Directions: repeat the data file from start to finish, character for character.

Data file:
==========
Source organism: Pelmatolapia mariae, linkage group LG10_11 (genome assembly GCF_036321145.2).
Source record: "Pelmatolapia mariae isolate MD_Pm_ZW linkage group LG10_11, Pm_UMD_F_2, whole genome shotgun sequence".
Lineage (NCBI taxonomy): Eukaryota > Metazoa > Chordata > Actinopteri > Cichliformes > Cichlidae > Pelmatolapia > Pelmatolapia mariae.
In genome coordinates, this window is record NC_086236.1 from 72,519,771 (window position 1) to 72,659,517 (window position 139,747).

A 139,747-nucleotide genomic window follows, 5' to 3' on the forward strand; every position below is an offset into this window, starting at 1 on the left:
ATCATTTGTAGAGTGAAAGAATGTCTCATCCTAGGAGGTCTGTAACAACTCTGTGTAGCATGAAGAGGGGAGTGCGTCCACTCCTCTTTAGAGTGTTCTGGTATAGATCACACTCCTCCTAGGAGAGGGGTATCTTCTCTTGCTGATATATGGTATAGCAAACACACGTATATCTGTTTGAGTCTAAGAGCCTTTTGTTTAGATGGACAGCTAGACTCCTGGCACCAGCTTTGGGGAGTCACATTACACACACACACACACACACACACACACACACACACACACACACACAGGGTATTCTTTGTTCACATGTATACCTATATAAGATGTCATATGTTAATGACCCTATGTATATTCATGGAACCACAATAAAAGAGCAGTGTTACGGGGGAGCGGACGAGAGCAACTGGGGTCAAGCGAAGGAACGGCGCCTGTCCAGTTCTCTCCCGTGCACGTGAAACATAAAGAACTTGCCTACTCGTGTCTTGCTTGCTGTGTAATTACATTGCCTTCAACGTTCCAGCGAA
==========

Source organism: Pelmatolapia mariae, linkage group LG10_11 (genome assembly GCF_036321145.2).
Source record: "Pelmatolapia mariae isolate MD_Pm_ZW linkage group LG10_11, Pm_UMD_F_2, whole genome shotgun sequence".
Lineage (NCBI taxonomy): Eukaryota > Metazoa > Chordata > Actinopteri > Cichliformes > Cichlidae > Pelmatolapia > Pelmatolapia mariae.
In genome coordinates, this window is record NC_086236.1 from 72,519,771 (window position 1) to 72,659,517 (window position 139,747).

A 139,747-nucleotide genomic window follows, 5' to 3' on the forward strand; every position below is an offset into this window, starting at 1 on the left:
ATCATTTGTAGAGTGAAAGAATGTCTCATCCTAGGAGGTCTGTAACAACTCTGTGTAGCATGAAGAGGGGAGTGCGTCCACTCCTCTTTAGAGTGTTCTGGTATAGATCACACTCCTCCTAGGAGAGGGGTATCTTCTCTTGCTGATATATGGTATAGCAAACACACGTATATCTGTTTGAGTCTAAGAGCCTTTTGTTTAGATGGACAGCTAGACTCCTGGCACCAGCTTTGGGGAGTCACATTACACACACACACACACACACACACACACACACACACACACACACACAGGGTATTCTTTGTTCACATGTATACCTATATAAGATGTCATATGTTAATGACCCTATGTATATTCATGGAACCACAATAAAAGAGCAGTGTTACGGGGGAGCGGACGAGAGCAACTGGGGTCAAGCGAAGGAACGGCGCCTGTCCAGTTCTCTCCCGTGCACGTGAAACATAAAGAACTTGCCTACTCGTGTCTTGCTTGCTGTGTAATTACATTGCCTTCAACGTTCCAGCGAA